A model showing how the rejection of recombination intermediates containing mismatch DNA (heteroduplex rejection) and non-homologous tail removal act to modulate genetic recombination that occurs through single-strand annealing.   In the left branch, MSH2-MSH6 recognizes DNA mismatches that form in the single-strand annealing intermediate and recruits the SGS1 helicase to unwind the annealed region.  In the absence of heteroduplex rejection, the SSA intermediate is repaired through non-homologous tail removal, which is thought to involve MSH2-MSH3 binding to branched structures, followed by RAD1-RAD10 cleavage of the single-strand tail, and DNA synthesis and ligation steps (right branch).  See Goldfarb and Alani, Genetics 169, 563-574.

We tested mutations that disrupt SGS1 helicase activity and MSH2-MSH6 mismatch recognition and ATP binding and hydrolysis activities for their effect on preventing recombination between divergent DNA sequences (Goldfarb and Alani, Genetics 169, 563-574).  These studies led to a model in which the MSH proteins act in concert with the SGS1 helicase to unwind DNA recombination intermediates containing mismatches.  We are testing this model in vitro using wild-type and mutant forms of MSH2-MSH6 and SGS1 and DNA substrates predicted to form during single-strand annealing between divergent DNA sequences.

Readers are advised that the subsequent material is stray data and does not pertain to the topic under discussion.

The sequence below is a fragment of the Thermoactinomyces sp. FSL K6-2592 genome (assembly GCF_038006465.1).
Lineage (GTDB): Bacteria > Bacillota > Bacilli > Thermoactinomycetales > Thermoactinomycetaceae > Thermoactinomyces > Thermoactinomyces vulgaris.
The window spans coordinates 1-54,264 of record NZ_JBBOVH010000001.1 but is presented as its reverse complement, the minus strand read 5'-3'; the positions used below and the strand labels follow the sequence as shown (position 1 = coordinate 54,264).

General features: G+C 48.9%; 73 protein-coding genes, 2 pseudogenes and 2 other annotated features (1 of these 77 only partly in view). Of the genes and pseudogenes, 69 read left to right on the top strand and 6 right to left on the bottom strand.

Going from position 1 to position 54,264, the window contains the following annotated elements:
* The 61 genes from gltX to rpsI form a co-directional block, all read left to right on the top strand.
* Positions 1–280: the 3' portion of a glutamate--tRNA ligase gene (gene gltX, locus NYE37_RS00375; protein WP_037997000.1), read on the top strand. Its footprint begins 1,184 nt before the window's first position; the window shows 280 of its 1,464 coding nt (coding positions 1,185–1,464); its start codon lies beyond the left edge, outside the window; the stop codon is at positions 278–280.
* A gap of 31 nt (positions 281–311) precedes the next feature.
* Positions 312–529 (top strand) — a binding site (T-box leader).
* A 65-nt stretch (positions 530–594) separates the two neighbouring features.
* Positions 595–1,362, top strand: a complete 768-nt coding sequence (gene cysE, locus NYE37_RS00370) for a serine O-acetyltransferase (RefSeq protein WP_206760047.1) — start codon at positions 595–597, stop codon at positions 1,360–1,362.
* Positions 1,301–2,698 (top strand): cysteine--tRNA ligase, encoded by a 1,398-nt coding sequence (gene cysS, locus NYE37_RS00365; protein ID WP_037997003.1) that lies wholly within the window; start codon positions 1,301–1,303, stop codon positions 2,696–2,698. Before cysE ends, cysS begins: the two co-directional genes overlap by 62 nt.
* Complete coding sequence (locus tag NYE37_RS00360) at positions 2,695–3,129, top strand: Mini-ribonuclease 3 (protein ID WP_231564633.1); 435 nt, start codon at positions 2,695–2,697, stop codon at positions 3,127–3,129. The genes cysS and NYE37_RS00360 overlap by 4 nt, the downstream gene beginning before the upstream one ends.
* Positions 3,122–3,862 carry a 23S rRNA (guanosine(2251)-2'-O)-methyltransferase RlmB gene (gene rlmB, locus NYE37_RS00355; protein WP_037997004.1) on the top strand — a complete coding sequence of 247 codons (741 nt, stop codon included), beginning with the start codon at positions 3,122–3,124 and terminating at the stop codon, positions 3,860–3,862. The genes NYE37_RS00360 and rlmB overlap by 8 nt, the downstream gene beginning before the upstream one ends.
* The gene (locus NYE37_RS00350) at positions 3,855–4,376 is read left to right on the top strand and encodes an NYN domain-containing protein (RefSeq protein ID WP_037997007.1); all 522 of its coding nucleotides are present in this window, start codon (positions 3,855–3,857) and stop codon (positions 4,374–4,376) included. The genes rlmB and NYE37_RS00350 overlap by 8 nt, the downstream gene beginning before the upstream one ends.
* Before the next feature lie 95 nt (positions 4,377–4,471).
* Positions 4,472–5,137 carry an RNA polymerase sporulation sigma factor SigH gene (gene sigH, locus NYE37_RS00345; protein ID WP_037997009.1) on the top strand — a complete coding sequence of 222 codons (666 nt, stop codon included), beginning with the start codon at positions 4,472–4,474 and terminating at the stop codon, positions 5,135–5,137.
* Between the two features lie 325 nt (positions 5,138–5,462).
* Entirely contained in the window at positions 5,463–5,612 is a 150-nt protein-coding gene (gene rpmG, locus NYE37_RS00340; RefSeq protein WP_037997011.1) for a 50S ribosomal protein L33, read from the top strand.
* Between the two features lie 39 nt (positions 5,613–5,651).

Project 3. Identification of genetic incompatibilities that result in defects in MMR

The MLH1-PMS1 heterodimer is the major MutL homolog complex acting in mismatch repair in baker’s yeast.  Using a highly sensitive mutator assay, we observed that yeast strains bearing the S288c MLH1 allele and the SK1 PMS1 allele displayed elevated mutation rates that conferred a long-term fitness cost in diploid strains.  The S288c and SK1 strains display ~0.7% DNA sequence divergence.  Dissection of this defect revealed that only a single amino acid polymorphism in each gene accounts for this defect.  Were these strains to cross in natural populations, segregation of these alleles would generate a mutator phenotype that while potentially transiently adaptive, would ultimately be selected against due to the accumulation of deleterious mutations.  Such fitness “incompatibilities” could potentially contribute to reproductive isolation among geographically dispersed yeast (Heck et al. PNAS 103:3256, Demogines et al. PLoS Genetics 4:e1000103).  We are testing this hypothesis using a population genetic approach in collaboration with the Aquadro lab at Cornell.